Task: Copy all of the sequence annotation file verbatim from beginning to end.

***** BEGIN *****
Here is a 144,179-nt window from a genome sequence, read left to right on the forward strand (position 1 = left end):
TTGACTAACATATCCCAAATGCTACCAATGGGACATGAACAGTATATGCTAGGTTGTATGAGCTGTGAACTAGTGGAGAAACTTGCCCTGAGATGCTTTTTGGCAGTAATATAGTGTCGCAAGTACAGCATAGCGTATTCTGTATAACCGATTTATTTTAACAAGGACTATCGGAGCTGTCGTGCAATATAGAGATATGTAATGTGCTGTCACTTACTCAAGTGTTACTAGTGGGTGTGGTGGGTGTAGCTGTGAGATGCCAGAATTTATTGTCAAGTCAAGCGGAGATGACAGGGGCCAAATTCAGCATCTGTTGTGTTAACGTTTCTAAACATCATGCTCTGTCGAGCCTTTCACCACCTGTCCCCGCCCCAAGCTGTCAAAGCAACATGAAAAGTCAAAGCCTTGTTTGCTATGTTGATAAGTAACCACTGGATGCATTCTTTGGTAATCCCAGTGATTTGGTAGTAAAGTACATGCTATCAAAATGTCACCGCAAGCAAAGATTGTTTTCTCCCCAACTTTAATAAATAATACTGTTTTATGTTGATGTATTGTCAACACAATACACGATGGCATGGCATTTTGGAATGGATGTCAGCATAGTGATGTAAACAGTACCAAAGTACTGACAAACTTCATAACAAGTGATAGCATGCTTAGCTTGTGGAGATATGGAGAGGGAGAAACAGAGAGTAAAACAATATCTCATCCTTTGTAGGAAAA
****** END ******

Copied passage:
Here is a 144,179-nt window from a genome sequence, read left to right on the forward strand (position 1 = left end):
TTGACTAACATATCCCAAATGCTACCAATGGGACATGAACAGTATATGCTAGGTTGTATGAGCTGTGAACTAGTGGAGAAACTTGCCCTGAGATGCTTTTTGGCAGTAATATAGTGTCGCAAGTACAGCATAGCGTATTCTGTATAACCGATTTATTTTAACAAGGACTATCGGAGCTGTCGTGCAATATAGAGATATGTAATGTGCTGTCACTTACTCAAGTGTTACTAGTGGGTGTGGTGGGTGTAGCTGTGAGATGCCAGAATTTATTGTCAAGTCAAGCGGAGATGACAGGGGCCAAATTCAGCATCTGTTGTGTTAACGTTTCTAAACATCATGCTCTGTCGAGCCTTTCACCACCTGTCCCCGCCCCAAGCTGTCAAAGCAACATGAAAAGTCAAAGCCTTGTTTGCTATGTTGATAAGTAACCACTGGATGCATTCTTTGGTAATCCCAGTGATTTGGTAGTAAAGTACATGCTATCAAAATGTCACCGCAAGCAAAGATTGTTTTCTCCCCAACTTTAATAAATAATACTGTTTTATGTTGATGTATTGTCAACACAATACACGATGGCATGGCATTTTGGAATGGATGTCAGCATAGTGATGTAAACAGTACCAAAGTACTGACAAACTTCATAACAAGTGATAGCATGCTTAGCTTGTGGAGATATGGAGAGGGAGAAACAGAGAGTAAAACAATATCTCATCCTTTGTAGGAAAA